The brother of Cedric Steele, who allegedly fire bombed the office of Democratic state senator Wendy Davis in Texas, said that Cedric had a history of mental health problems.
“All the way through college, we used to be like best friends,” Curtis Steele told the Star-Telegram. “Then he just mentally snapped and just wasn’t mentally there… Unfortunately it’s gotten worse. His whole reality is different.”
Curtis suggested his 40-year-old brother, who was taken into custody on Thursday, had delusions of grandeur. Cedric believed that he developed weapons for the Pentagon and became angry at the Dallas Mavericks for dismissing ideas that he’d shared with them.
An affidavit claimed Cedric had left a dead animal at Davis’ office, which he believed was a newly discovered species.
“His mind has sent him to believe he’s made this miraculous discovery or come up with a great idea,” Curtis explained. “He tries to pass it off to the highest level he could reach to help channel his idea. If whoever it was didn’t receive him the way he thought he should be received, that triggers the rage or anger.”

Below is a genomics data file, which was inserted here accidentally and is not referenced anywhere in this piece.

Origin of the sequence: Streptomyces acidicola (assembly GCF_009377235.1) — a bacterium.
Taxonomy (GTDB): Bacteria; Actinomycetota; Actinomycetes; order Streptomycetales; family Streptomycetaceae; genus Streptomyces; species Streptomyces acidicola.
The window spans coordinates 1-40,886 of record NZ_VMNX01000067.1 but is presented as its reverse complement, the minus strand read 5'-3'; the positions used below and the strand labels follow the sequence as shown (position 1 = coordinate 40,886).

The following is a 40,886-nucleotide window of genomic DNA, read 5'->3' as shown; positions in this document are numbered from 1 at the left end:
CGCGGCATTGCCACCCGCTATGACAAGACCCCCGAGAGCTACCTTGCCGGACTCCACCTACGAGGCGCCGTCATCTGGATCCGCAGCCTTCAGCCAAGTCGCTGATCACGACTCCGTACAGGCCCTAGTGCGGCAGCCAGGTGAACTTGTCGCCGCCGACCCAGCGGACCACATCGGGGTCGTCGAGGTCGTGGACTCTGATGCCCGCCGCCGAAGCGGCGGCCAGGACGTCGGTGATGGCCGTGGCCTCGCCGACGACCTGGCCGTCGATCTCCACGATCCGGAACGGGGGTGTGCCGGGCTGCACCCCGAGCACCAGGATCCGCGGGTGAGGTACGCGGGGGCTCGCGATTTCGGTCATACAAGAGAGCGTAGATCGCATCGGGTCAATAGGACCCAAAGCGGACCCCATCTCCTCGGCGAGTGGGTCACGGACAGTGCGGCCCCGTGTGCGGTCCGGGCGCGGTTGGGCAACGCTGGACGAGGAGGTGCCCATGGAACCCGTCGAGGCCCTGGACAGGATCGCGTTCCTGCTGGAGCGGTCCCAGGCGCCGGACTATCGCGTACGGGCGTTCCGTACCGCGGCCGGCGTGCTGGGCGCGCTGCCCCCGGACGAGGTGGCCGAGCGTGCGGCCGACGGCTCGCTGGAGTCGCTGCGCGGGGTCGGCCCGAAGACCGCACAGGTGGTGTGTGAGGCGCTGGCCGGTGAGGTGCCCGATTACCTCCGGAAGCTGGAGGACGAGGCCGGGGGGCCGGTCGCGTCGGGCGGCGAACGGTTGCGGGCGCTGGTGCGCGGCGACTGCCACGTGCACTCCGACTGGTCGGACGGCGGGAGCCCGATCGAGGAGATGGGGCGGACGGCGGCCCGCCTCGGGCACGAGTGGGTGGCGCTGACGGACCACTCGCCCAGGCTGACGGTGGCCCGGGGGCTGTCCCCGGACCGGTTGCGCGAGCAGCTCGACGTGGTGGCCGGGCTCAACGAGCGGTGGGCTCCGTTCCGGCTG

Steele is accused of trying to light multiple “Molotov cocktails” (glass bottles filled with accelerant) outside Davis’s office door. The devices created a small fire that was extinguished by staff members who where present at the time.
Witnesses say that Steele had visited the senator’s office on March 16 and March 19 demanding to speak with her. When he was told that Davis was not in the office, Steele became agitated and threatening, telling staff that they would soon “read about him on the news.”
Police said that witness reports and physical evidence led them to Steele’s place of residence, a vacant building where officers found an empty lighter-fluid can, wicks and other materials used to create an incendiary device. Steele was arrested in the parking lot of a convenience store and taken into police custody.
Davis blasted the state of Texas for failing to provide funding for mental health care following the attack.
“These decisions have consequences,” she told Talking Points Memo. “Many people are able to look at them just as dollars on a budget line and they forget that there are real people that are affected by them.”
With prior reporting by David Ferguson